Kudzu, St. John's Wort, and Alcohol Intake

St. John's wort in a mortar

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Preliminary studies investigated the effect of two herbs, kudzu (Pueraria lobata) and St. John's Wort (Hypericum perforatum) on alcohol intake.


Kudzu root, a starchy white root native to Japan and China, has been used for in traditional Chinese medicine to reduce alcohol intake and hangovers.

Wing Ming Keung, a pathology professor at Harvard University, has studied kudzu since 1993, looking for active compounds that could one day be used as a drug for reducing alcohol cravings for alcohol rehab and treatment.

His research team gave hamsters alcohol or water, then injected them with kudzu extract and again gave them alcohol or water. Alcohol consumption dropped by more than 50% after administration of kudzu.

In May 2005, a study led by Dr. Scott Lukas at the McLean hospital near Boston was published, comparing the effect on kudzu and placebo on alcohol intake in humans. Lukas and his colleagues used a real-life setting — an apartment with a television, reclining chair, and fridge stocked with beer.

They found that male and female subjects who took the kudzu capsules drank an average of 1.8 beers in 90 minutes, compared to the average of 3.5 beers consumed by the subjects who took the placebo. Lukas speculated that it may increase blood alcohol. As a result, people are intoxicated after drinking less.

Kudzu was first mentioned in the Divine Husbandman's Classic of the Materia Medica, which dates back to the late Han period. Kudzu was introduced to the United States in 1876 at the Centennial Exposition in Philadelphia.

Countries were invited to build exhibits to celebrate the 100th birthday of the United States. The Japanese exhibit was a beautiful garden decorated with kudzu vines which captured the interest of many people. Kudzu was used not only as an ornamental plant but was widely planted in the southern United States to prevent soil erosion.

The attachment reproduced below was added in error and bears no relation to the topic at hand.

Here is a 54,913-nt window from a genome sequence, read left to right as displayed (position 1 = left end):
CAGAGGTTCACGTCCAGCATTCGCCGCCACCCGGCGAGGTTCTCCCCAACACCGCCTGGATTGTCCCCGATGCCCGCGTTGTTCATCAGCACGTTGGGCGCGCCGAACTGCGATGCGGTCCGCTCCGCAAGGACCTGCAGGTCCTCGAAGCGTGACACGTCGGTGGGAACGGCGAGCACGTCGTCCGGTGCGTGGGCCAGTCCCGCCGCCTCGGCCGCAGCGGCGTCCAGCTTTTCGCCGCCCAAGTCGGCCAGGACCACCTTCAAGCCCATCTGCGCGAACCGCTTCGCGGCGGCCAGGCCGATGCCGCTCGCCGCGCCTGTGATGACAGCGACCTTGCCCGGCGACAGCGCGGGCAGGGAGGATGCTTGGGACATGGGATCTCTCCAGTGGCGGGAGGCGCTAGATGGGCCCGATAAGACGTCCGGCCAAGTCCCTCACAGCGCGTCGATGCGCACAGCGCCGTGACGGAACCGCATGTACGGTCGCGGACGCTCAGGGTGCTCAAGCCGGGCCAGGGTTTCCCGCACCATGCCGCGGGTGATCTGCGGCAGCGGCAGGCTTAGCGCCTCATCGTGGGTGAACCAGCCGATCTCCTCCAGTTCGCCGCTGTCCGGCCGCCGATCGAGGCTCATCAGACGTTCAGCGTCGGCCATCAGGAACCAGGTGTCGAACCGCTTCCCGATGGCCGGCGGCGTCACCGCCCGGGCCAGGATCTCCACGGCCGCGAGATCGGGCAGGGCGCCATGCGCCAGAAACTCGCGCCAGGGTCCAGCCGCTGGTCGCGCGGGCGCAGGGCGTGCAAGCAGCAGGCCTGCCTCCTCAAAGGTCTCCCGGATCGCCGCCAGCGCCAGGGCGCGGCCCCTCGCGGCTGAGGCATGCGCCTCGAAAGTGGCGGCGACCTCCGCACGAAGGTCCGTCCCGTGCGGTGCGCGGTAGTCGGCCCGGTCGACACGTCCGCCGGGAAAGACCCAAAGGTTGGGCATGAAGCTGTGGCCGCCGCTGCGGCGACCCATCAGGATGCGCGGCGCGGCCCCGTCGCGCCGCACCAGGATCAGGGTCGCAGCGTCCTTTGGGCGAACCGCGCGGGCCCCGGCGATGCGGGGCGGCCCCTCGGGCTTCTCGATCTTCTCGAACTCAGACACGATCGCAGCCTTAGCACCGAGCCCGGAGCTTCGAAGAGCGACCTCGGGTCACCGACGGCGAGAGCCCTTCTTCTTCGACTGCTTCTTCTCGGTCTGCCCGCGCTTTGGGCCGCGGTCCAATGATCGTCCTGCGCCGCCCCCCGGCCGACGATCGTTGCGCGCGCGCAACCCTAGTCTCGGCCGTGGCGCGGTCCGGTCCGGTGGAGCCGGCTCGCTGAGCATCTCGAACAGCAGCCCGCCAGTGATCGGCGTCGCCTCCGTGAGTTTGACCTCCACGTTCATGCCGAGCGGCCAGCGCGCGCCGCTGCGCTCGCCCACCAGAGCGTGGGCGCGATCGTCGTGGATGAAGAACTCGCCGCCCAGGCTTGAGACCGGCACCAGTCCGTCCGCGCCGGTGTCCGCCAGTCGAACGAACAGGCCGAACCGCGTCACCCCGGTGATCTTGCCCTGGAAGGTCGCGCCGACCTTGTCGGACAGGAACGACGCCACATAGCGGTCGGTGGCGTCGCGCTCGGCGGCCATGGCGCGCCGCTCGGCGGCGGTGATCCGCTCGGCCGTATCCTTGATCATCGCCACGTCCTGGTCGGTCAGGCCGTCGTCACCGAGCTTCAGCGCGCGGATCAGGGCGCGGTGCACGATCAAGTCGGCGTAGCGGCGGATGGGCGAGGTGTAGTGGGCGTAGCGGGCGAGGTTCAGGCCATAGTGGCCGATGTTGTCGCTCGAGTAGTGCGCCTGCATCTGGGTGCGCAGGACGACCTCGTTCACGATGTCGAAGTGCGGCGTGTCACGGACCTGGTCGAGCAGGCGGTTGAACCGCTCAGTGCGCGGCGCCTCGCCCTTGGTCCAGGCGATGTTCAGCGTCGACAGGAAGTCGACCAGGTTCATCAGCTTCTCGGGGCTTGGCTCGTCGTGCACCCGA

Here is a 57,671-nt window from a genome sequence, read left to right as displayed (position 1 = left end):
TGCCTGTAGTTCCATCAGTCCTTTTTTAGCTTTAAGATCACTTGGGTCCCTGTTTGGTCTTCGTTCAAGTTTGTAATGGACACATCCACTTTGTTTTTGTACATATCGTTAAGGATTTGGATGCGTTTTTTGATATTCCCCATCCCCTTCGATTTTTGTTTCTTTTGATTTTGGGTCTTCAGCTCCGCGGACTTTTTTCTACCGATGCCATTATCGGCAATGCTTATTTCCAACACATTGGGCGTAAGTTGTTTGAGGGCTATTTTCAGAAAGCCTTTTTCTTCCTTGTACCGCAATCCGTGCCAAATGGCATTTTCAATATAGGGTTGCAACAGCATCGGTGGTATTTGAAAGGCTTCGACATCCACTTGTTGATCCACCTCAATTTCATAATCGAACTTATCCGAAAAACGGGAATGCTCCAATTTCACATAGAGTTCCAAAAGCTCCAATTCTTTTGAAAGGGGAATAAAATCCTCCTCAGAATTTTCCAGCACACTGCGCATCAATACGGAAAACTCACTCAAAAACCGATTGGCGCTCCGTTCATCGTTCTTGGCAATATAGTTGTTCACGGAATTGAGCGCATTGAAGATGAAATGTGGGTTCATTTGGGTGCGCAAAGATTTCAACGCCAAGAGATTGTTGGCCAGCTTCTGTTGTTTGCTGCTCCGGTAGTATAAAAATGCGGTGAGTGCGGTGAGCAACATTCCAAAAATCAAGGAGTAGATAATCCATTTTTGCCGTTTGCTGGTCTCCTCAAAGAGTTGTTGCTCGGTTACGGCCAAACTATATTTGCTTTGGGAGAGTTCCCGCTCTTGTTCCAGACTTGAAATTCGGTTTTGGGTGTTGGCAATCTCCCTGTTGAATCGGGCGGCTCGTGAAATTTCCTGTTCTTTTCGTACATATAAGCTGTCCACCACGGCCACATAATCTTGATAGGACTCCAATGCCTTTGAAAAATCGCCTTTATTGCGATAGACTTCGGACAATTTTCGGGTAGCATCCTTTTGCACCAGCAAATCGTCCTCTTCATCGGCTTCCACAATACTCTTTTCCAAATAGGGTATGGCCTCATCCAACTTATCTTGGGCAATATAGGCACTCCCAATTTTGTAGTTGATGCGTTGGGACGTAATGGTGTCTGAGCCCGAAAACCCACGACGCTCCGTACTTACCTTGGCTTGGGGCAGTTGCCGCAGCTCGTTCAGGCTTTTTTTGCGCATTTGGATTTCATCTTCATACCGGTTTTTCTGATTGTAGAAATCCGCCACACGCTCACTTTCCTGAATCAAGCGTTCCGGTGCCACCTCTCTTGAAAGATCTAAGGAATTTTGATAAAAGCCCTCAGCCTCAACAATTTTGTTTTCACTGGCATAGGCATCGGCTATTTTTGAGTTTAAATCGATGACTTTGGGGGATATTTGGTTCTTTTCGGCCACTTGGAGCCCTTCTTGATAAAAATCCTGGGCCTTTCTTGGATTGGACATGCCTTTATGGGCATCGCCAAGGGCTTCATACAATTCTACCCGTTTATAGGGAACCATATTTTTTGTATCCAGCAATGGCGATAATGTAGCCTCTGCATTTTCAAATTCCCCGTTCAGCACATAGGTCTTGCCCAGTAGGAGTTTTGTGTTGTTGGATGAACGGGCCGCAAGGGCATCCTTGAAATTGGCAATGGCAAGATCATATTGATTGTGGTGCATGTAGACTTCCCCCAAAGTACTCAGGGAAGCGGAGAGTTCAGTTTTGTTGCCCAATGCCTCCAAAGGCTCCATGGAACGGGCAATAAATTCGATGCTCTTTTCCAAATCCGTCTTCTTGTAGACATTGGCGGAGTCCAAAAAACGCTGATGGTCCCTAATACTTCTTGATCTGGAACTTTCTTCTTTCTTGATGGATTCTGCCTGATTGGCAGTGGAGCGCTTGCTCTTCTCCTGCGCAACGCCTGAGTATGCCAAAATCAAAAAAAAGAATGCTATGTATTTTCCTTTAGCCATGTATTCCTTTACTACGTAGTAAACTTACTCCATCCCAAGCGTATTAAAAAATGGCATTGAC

The problem was that the warm climate of the south is ideal for kudzu growth. In fact, in the summer the vines can grow up to one foot a day. There are many stories about kudzu growing inside people's homes through open windows, and growing onto roads and bridges. It's even been called "the plant that ate the south".

Kudzu is available in health food stores in capsules, tablets, and alcohol-free liquid tinctures. The dried root is also available in Asian herbal stores. Kudzu root has a bland, chalky taste. When the powdered root is mixed with water, it acts as a thickener similar to arrowroot. In Asia, kudzu is also used as a food. It is mixed into stir-fries or made into tea.

More research is needed before it can be safely used for alcohol treatment and rehab. For instance, other studies have found that kudzu contains isoflavones that have weak estrogenic activity (one of kudzu's traditional uses is for menopausal hot flashes). Kudzu has also been found to interact with the drug methotrexate.

St. John's Wort

St. John's Wort is one of the most popular herbs in North America and Europe. Although it's known in alternative medicine as an herbal antidepressant for mild to moderate depression, it has a long history of folk use as an antiviral, an anti-inflammatory, for nerve injury and pain, and as a topical treatment to promote wound healing.

Recent preliminary studies have found that St. John's Wort may also decrease alcohol intake. Researchers at the Bradford School of Pharmacy in the UK found that a particular constituent in the plant, called hyperforin, appears to be responsible.

Hyperforin is in the red pigment that's released when the bright yellow flowers are crushed. While little is known about the safety of long-term or regular use of St. John's wort, the herb can interact with many medications.

Using Kudzu and St. John's Wort

Due to the limited research, it's too soon to recommend either herb for reducing alcohol intake or as a treatment for alcoholism. 

It's important to keep in mind that supplements haven't been tested for safety and dietary supplements are largely unregulated. In some cases, the product may deliver doses that differ from the specified amount for each herb.

In other cases, the product may be contaminated with other substances such as metals. Also, the safety of supplements in pregnant women, nursing mothers, children, and those with medical conditions or who are taking medications has not been established.

It's also important to note that self-treating a condition and avoiding or delaying standard care may have serious consequences. If you're considering using either kudzu or St. John's wort for any health purpose, make sure to consult your physician first to discuss the potential risks, benefits, and alternatives.

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